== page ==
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The Evolution of Female Anatomy

Evidence that the clitoris evolved to enhance sexual and reproductive function.

In a recent News Hour segment on PBS television, doctors and researchers pointed out that female sexual topics were largely ignored in medical school where mostly male lecturers knew almost nothing about the topic and chose to gloss over it. Instead, they focused on male sexual anatomy and its various diseases and dysfunctions.

Urologist Rachel Rubin noted that when she attended medical school, there were 27 fields of specialization in men's sexual health but only one dealing with female sexual health. This meant that women experiencing sexual difficulties literally had nowhere to go in the medical field.

Why was women's sexual health so thoroughly neglected? The PBS segment offers two possible explanations. The first is that physicians and scientists looked upon women primarily as baby-producing machines. The other is that female sexual pleasure was perceived as shameful.

In some societies, it was, and is, perceived as such a problem that female genital mutilation was used to reduce sexual pleasure, thereby minimizing marital infidelity.

One often hears that the clitoris is the only organ whose sole function is generating pleasure. This conclusion may underestimate the role of sexual pleasure in pair bonding and reproductive success.

Evolution of the Clitoris

Knowledge of the basic anatomy of the clitoris remains fairly limited and its function is even more obscure(1). Many doctors avoided examining the clitoris because it made their patients feel uncomfortable. Consequently, there was a near complete neglect of female sexual health.

Most female mammals appear to have an external glans clitoris that is anatomically, and developmentally, analogous to the male penis. This analogy is most obvious in the case of hyenas where the clitoris is enlarged and closely resembles the penis of males. These external organs are used in social display where an erect organ signals dominance. (Females of this species outrank males).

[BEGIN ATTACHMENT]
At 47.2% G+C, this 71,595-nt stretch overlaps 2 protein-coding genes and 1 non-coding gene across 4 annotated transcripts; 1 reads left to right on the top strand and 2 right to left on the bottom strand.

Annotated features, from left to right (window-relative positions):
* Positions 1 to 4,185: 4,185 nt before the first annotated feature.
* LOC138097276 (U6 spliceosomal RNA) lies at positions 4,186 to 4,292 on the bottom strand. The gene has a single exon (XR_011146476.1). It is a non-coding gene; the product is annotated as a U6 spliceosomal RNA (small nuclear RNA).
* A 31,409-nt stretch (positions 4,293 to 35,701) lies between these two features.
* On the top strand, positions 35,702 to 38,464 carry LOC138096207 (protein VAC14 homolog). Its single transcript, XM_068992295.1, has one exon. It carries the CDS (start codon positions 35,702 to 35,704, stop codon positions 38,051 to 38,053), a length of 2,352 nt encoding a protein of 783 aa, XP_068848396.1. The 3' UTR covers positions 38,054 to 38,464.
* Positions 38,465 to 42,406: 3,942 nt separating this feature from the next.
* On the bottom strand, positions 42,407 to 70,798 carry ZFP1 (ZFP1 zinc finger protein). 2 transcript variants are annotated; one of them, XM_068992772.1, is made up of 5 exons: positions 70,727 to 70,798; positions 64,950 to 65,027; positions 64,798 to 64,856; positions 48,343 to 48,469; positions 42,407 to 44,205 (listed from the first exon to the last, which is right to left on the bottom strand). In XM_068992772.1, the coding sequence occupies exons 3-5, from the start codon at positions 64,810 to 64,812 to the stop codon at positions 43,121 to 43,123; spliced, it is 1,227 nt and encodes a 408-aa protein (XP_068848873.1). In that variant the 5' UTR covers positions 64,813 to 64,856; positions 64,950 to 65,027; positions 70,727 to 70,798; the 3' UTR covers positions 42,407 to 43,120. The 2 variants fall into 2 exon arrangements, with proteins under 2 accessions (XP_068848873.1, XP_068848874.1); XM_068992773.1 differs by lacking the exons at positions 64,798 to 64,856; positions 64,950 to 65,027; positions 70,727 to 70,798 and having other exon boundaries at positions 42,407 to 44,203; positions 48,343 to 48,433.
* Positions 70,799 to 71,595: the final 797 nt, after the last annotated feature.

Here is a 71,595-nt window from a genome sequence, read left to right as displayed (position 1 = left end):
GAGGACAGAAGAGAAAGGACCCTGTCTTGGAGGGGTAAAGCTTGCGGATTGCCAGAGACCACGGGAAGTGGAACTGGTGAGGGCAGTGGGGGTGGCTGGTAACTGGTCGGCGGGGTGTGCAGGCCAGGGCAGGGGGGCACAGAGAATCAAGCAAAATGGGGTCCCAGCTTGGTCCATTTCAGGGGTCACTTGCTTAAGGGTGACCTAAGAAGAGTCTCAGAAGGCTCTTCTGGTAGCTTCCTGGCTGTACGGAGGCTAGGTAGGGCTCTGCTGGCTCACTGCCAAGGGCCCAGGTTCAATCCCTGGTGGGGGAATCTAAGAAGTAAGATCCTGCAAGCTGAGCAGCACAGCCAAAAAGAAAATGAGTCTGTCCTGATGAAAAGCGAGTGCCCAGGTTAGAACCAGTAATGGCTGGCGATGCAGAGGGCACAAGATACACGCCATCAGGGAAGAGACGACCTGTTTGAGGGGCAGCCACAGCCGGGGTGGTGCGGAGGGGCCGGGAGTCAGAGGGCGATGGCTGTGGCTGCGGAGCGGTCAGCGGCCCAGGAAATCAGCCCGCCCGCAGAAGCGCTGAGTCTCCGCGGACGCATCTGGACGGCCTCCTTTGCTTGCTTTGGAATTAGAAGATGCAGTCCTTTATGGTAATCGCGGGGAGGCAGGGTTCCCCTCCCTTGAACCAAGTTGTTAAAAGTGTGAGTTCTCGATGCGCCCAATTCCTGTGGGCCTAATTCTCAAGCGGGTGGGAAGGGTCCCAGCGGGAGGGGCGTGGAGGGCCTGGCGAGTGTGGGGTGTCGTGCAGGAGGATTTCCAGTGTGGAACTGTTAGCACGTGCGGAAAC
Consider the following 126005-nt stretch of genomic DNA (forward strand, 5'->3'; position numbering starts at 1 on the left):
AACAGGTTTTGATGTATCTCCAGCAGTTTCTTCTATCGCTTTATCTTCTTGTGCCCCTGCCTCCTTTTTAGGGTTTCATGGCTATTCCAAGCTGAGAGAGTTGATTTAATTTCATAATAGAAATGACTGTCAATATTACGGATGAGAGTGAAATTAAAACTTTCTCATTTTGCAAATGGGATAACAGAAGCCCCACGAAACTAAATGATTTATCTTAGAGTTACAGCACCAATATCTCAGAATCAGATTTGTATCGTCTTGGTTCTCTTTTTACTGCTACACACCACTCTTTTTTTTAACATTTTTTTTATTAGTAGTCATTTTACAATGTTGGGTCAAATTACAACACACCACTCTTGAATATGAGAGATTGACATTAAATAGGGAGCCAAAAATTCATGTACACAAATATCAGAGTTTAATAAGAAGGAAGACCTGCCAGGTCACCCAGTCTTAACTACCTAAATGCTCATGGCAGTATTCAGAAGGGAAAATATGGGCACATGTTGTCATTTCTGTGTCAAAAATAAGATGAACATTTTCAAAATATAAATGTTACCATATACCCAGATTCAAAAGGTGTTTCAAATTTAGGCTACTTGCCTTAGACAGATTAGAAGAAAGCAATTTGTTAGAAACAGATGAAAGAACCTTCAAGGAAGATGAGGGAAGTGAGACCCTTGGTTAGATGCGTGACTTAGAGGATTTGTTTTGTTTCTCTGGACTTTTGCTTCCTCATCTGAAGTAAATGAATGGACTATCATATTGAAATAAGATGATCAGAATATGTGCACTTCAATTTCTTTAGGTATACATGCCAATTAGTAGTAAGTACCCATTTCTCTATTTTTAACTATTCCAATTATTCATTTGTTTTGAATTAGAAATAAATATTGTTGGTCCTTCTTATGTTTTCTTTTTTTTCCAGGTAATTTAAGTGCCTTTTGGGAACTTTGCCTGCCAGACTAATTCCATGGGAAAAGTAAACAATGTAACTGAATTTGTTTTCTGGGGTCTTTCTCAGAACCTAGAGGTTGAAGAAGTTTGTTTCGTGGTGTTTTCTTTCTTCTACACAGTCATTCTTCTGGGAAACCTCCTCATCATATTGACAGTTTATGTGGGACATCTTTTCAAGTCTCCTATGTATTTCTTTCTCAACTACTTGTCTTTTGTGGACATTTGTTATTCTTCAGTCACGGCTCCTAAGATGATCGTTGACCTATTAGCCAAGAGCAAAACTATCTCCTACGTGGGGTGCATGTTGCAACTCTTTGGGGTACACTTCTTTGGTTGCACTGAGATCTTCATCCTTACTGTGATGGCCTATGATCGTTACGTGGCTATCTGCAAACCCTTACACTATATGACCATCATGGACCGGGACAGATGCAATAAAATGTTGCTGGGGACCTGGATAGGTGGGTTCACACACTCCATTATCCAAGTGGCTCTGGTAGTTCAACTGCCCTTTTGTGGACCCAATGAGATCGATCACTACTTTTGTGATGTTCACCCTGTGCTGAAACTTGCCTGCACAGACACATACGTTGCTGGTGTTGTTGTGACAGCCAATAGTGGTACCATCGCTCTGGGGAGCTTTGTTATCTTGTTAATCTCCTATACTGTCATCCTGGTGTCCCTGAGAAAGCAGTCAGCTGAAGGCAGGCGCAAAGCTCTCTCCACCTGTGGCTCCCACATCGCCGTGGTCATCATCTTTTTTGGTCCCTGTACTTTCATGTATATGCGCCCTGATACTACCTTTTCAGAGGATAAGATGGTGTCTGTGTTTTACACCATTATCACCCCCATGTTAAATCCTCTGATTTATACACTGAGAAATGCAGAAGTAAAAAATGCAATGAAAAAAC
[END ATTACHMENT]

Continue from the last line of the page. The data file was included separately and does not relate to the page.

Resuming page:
Some biologists suggested that the clitoris is present in women as a developmental side effect of males having penises. They pointed out that men have nipples for similar reasons—that males and females develop similar breast morphology that leads to lactation only in women.

This analogy is unsatisfying for different reasons. One is that men have functional mammary glands and not just an external nipple. This fact emerges when they receive hormone treatments that block testosterone or increase progesterone. Such treatments may induce lactation. We do not know why that latent capacity exists in men but it establishes that there is more to this phenomenon than a small external nipple.

The True Function of the Clitoris

There is a lot more to the clitoris than the small external organ that used to be dismissed as a diminutive developmental side effect of the penis.

About 90 percent of the clitoris is below the surface. This consists of two bulbs, and two arms containing erectile tissue. Anatomists note that the entire structure is heavily innervated and therefore highly sensitive to tactile stimulation.

The intricate functional characteristics of the clitoris imply that these were produced by natural selection to improve sexual, or reproductive function. If so, then they cannot be merely a developmental side effect of penis development.

What is the function? When we hear it is only for pleasure, this often implies that it is otherwise unimportant. This conclusion is contradicted by research on pair bonding in other species.

“Solely for Sexual Pleasure”

Research on other species established that sexual intercourse plays an important role in forming pair bonds, as illustrated by comparisons among monogamous and polygynous voles. This implies that sexual pleasure affects parental investment and reproductive success.

Humans are mostly monogamous and sex may be the hedonistic glue in a relationship. If this is true of the pleasure produced in the penis, why would the pleasure produced in the clitoris – an organ with remarkable functional similarity – be any different?

Whatever else one says about humans, our reproductive system worked better than that of any other primate. Indeed, our numbers are so great that we pose the greatest single threat to the planet(2).


1. Gross, R. E. (2022). Vagina Obscura. New York: W W Norton.

2. Barber, N. (2022). The restless species: Cause and environmental consequences of human adaptive success. Portland, ME: Trudy Callaghan Publishing.…

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